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  • Laura Lang

Songwriting as Self-Discovery

Songwriting sometimes requires that we crack open those parts of ourselves that we’ve fortified over the years. When we chisel the first crack in that wall, we don’t know exactly what we’ll find. We often know what we feel – that gives rise to the start of a song: the instrument we choose, the chords we find, the beginnings of lyrics. But we don’t know what it will look like when it’s finished, and we certainly don’t know the impact it will have on us.


Some songs stay unfinished for months or years, perhaps because we don’t want the crack to get larger, perhaps because we need help to process what it reveals and to be able to put it into music. In some cases, we need a collaborator to help move us in the right direction, ask a few questions, help us craft that missing piece, or give us the confidence that others might want to hear its message too. Some songs remain private, others reveal a universal message that we can share with others.


With the help of Beth Kille and Jenna Joanis, I’m in the final stages of recording a new song called “Ties that Bind”. Though it was inspired, at the start, by a single incident, it has grown to mean so much more to me.


The song started as a mellow, piano-driven ballad in the summer of 2021, during a time when I was frustrated with myself for making a mistake that I had made too many times before. You can hear that in these lyrics: “Who will come rescue/from the edge of the cliff that I climb/over and over again/trying so hard to unwind/the ties that bind.” That was the first piece of the song I wrote, with a simple, repetitive piano accompaniment comprised of arpeggiated chords. At that time, I envisioned those lyrics as the introduction, after which a synthesized beat would kick in and the song would shift into spoken word or rap. I even experimented with finding those beats in my DAW (Logic Pro) and created a rough recording of what that might sound like. That still makes me chuckle; my singing voice doesn’t quite lend itself to rap:) 


At that point, I was stuck. Because I’ve been writing music for many years now, those “stuck” moments don’t bother me as much anymore. I know that if a song is meant to be, it will come in its own time. The unfinished melodies and song fragments remain, and they worm their way into my subconscious. Often, when I least expect it, or when I’m working on something else, they reappear at just the right moment.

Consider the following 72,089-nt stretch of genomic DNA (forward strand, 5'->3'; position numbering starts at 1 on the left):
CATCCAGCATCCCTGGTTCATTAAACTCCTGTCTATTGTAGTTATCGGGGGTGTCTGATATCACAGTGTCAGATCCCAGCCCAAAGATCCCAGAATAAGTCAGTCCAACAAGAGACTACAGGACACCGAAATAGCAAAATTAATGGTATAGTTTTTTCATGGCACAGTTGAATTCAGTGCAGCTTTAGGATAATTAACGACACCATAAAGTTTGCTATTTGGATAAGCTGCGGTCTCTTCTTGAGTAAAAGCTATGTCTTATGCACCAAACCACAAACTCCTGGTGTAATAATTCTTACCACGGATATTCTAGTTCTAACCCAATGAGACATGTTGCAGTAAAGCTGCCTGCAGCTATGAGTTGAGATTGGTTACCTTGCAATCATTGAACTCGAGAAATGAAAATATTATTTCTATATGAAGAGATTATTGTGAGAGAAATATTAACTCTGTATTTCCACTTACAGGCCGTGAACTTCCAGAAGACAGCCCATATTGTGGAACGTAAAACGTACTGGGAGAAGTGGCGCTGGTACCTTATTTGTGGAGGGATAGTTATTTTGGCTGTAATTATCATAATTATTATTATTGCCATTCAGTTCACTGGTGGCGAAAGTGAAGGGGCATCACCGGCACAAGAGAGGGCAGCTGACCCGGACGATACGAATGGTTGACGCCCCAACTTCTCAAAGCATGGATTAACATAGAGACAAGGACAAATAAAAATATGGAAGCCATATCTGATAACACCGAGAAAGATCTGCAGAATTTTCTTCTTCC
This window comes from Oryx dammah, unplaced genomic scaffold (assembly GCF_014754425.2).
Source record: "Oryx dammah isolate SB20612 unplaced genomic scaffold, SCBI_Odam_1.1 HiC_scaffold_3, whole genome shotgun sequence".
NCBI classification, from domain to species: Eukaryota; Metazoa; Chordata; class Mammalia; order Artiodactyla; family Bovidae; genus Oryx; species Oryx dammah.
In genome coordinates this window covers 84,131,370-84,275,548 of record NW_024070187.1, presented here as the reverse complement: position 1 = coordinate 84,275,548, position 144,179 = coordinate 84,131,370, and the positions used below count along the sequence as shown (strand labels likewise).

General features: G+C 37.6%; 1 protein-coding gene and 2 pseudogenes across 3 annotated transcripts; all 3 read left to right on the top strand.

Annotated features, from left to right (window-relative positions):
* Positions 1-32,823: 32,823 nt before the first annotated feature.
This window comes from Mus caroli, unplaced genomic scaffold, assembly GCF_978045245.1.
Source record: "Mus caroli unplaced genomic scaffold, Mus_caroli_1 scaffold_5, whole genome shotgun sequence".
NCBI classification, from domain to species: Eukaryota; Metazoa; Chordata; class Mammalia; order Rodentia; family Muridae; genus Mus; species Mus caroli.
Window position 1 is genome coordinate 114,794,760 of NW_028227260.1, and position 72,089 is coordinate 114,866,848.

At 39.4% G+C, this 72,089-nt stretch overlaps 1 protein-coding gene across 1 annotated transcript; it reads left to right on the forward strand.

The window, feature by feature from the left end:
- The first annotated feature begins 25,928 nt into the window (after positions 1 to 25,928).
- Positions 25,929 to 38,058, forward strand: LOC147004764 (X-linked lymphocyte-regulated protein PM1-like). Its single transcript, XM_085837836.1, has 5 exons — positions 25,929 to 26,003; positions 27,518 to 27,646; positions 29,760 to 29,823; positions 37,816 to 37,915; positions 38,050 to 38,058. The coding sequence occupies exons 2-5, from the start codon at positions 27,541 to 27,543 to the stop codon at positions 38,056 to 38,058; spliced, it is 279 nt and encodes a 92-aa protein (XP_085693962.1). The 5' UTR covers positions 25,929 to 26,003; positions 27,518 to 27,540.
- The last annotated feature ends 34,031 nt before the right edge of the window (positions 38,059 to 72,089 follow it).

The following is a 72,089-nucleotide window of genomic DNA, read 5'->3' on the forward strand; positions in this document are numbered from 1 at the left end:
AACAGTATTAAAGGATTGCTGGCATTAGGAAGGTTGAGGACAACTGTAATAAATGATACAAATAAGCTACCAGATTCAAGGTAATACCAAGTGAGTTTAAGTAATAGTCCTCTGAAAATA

A few weeks later, I found myself struggling to figure out how to address a recurring challenge in my personal life. Because this particular challenge is not new, it has been even more difficult to untangle. I was sitting at the kitchen table writing in my journal, trying to find a path forward. “I lay my head on the kitchen table, trying to figure what went wrong,” I wrote. I realized it could be the first line of a verse, as it paints a picture for listeners; they could envision the narrator in this ordinary, but emotionally charged space. The rest of the verse and the prechorus emerged pretty quickly, but again I found myself stuck.


Fast forward to early November. I stepped into my first cowriting session with Beth Kille, amazing songwriter, talented musician and founder of the Madison area’s Girls Rock Camp and Ladies Rock Camp. I had never cowritten with Beth before, so I wasn’t quite sure what to expect – each songwriter’s approach is a bit different. However, I did know that Beth is a passionate advocate for music in all its forms and that she would be a kind critic I brought my unfinished song, just in case, and Beth offered to help.


First, Beth encouraged me to write a new first verse, one that took a step back to help set the context for the story that followed. Together, we crafted the following: “I trace the stains on the kitchen table/let the same old tears flow through/you etched these deep, long lines/I’ve been trying to undo.” These lyrics speak truth to my experiences and, based on conversations I’ve had, I believe they speak truth to others’ experiences as well. As I’ve gotten older, I realize that so many of us face a few of the “same old” challenges over and over again, ones that we try so hard – and sometimes in vain – to solve. In a way I didn’t anticipate, writing this verse – together with Beth – helped me recognize how deeply ingrained some of these challenges are. By the end of our two-hour session together, we crafted a new verse and a powerful, high-energy bridge, and we made a few structural changes.


This song, “Ties that Bind”, is now quite different from the song I began crafting this past summer, but it’s so much better than what I could have accomplished on my own. Beth contributed lyrical, instrumental, and recording/mixing ideas; Jenna, music teacher extraordinaire and multi-instrumentalist, contributed keyboard ideas for me, as well as electric guitar, bass and drums for the recording. It’s no longer a sad, subdued ballad. Instead, it’s a powerful statement about what can happen when we reclaim our voices and use songs to help heal us.

Beth, Jenna and I after a recording session

Stay Tuned: Check back here in a few weeks, and I’ll add a link so that you can listen to the final version of “Ties that Bind”!



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